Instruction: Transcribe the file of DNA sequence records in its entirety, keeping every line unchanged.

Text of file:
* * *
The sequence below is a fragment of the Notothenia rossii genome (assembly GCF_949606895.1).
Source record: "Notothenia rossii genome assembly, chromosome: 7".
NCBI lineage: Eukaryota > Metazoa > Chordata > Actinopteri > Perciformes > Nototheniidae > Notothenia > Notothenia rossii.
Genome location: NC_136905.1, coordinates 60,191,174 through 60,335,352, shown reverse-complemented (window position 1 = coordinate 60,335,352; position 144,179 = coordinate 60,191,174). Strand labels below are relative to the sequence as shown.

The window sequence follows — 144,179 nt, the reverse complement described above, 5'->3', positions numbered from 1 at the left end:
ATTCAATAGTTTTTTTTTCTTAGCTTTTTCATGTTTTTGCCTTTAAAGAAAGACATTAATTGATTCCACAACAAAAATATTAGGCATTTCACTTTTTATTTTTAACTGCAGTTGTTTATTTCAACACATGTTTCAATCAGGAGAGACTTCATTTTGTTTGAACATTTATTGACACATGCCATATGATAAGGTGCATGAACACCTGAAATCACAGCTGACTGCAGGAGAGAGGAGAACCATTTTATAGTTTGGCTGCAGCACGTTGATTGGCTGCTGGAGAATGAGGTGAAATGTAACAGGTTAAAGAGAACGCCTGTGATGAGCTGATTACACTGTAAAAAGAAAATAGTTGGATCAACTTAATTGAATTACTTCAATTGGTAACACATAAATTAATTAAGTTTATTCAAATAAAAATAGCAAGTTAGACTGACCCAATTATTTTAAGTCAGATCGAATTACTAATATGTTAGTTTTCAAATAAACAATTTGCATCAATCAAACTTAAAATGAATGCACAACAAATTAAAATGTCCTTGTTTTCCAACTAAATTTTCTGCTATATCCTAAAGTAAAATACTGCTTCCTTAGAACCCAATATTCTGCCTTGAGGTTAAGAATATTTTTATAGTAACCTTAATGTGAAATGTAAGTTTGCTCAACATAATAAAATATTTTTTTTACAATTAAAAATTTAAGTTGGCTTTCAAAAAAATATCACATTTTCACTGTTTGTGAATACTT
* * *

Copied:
The sequence below is a fragment of the Notothenia rossii genome (assembly GCF_949606895.1).
Source record: "Notothenia rossii genome assembly, chromosome: 7".
NCBI lineage: Eukaryota > Metazoa > Chordata > Actinopteri > Perciformes > Nototheniidae > Notothenia > Notothenia rossii.
Genome location: NC_136905.1, coordinates 60,191,174 through 60,335,352, shown reverse-complemented (window position 1 = coordinate 60,335,352; position 144,179 = coordinate 60,191,174). Strand labels below are relative to the sequence as shown.

The window sequence follows — 144,179 nt, the reverse complement described above, 5'->3', positions numbered from 1 at the left end:
ATTCAATAGTTTTTTTTTCTTAGCTTTTTCATGTTTTTGCCTTTAAAGAAAGACATTAATTGATTCCACAACAAAAATATTAGGCATTTCACTTTTTATTTTTAACTGCAGTTGTTTATTTCAACACATGTTTCAATCAGGAGAGACTTCATTTTGTTTGAACATTTATTGACACATGCCATATGATAAGGTGCATGAACACCTGAAATCACAGCTGACTGCAGGAGAGAGGAGAACCATTTTATAGTTTGGCTGCAGCACGTTGATTGGCTGCTGGAGAATGAGGTGAAATGTAACAGGTTAAAGAGAACGCCTGTGATGAGCTGATTACACTGTAAAAAGAAAATAGTTGGATCAACTTAATTGAATTACTTCAATTGGTAACACATAAATTAATTAAGTTTATTCAAATAAAAATAGCAAGTTAGACTGACCCAATTATTTTAAGTCAGATCGAATTACTAATATGTTAGTTTTCAAATAAACAATTTGCATCAATCAAACTTAAAATGAATGCACAACAAATTAAAATGTCCTTGTTTTCCAACTAAATTTTCTGCTATATCCTAAAGTAAAATACTGCTTCCTTAGAACCCAATATTCTGCCTTGAGGTTAAGAATATTTTTATAGTAACCTTAATGTGAAATGTAAGTTTGCTCAACATAATAAAATATTTTTTTTACAATTAAAAATTTAAGTTGGCTTTCAAAAAAATATCACATTTTCACTGTTTGTGAATACTT